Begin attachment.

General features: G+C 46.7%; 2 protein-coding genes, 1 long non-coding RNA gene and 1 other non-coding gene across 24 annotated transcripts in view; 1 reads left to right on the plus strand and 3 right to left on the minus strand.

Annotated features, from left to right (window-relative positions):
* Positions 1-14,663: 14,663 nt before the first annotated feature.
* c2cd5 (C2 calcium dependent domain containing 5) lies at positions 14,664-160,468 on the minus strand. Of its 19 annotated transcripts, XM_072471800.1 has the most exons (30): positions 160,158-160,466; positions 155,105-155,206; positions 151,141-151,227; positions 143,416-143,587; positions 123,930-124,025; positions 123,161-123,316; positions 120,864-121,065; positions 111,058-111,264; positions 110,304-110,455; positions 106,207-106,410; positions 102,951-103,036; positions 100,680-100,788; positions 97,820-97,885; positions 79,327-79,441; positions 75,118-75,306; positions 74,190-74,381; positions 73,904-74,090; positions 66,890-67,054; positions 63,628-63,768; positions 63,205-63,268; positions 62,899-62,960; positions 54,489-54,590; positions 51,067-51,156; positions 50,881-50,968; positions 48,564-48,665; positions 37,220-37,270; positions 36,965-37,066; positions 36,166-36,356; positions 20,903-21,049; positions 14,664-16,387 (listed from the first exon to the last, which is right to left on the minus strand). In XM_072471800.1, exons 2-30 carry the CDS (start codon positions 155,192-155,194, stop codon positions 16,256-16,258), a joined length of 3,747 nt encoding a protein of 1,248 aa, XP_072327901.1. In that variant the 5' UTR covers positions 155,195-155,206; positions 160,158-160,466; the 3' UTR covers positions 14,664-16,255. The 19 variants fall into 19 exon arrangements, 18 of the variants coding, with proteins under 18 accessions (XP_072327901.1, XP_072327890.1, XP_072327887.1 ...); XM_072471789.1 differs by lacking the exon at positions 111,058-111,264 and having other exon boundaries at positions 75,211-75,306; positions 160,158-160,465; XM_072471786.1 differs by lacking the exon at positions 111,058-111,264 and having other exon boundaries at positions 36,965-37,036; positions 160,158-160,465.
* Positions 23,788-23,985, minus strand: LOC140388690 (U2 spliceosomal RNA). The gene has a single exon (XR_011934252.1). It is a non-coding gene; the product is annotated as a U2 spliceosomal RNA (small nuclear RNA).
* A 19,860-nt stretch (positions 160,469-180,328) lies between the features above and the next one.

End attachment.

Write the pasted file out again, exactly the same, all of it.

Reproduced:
General features: G+C 46.7%; 2 protein-coding genes, 1 long non-coding RNA gene and 1 other non-coding gene across 24 annotated transcripts in view; 1 reads left to right on the plus strand and 3 right to left on the minus strand.

Annotated features, from left to right (window-relative positions):
* Positions 1-14,663: 14,663 nt before the first annotated feature.
* c2cd5 (C2 calcium dependent domain containing 5) lies at positions 14,664-160,468 on the minus strand. Of its 19 annotated transcripts, XM_072471800.1 has the most exons (30): positions 160,158-160,466; positions 155,105-155,206; positions 151,141-151,227; positions 143,416-143,587; positions 123,930-124,025; positions 123,161-123,316; positions 120,864-121,065; positions 111,058-111,264; positions 110,304-110,455; positions 106,207-106,410; positions 102,951-103,036; positions 100,680-100,788; positions 97,820-97,885; positions 79,327-79,441; positions 75,118-75,306; positions 74,190-74,381; positions 73,904-74,090; positions 66,890-67,054; positions 63,628-63,768; positions 63,205-63,268; positions 62,899-62,960; positions 54,489-54,590; positions 51,067-51,156; positions 50,881-50,968; positions 48,564-48,665; positions 37,220-37,270; positions 36,965-37,066; positions 36,166-36,356; positions 20,903-21,049; positions 14,664-16,387 (listed from the first exon to the last, which is right to left on the minus strand). In XM_072471800.1, exons 2-30 carry the CDS (start codon positions 155,192-155,194, stop codon positions 16,256-16,258), a joined length of 3,747 nt encoding a protein of 1,248 aa, XP_072327901.1. In that variant the 5' UTR covers positions 155,195-155,206; positions 160,158-160,466; the 3' UTR covers positions 14,664-16,255. The 19 variants fall into 19 exon arrangements, 18 of the variants coding, with proteins under 18 accessions (XP_072327901.1, XP_072327890.1, XP_072327887.1 ...); XM_072471789.1 differs by lacking the exon at positions 111,058-111,264 and having other exon boundaries at positions 75,211-75,306; positions 160,158-160,465; XM_072471786.1 differs by lacking the exon at positions 111,058-111,264 and having other exon boundaries at positions 36,965-37,036; positions 160,158-160,465.
* Positions 23,788-23,985, minus strand: LOC140388690 (U2 spliceosomal RNA). The gene has a single exon (XR_011934252.1). It is a non-coding gene; the product is annotated as a U2 spliceosomal RNA (small nuclear RNA).
* A 19,860-nt stretch (positions 160,469-180,328) lies between the features above and the next one.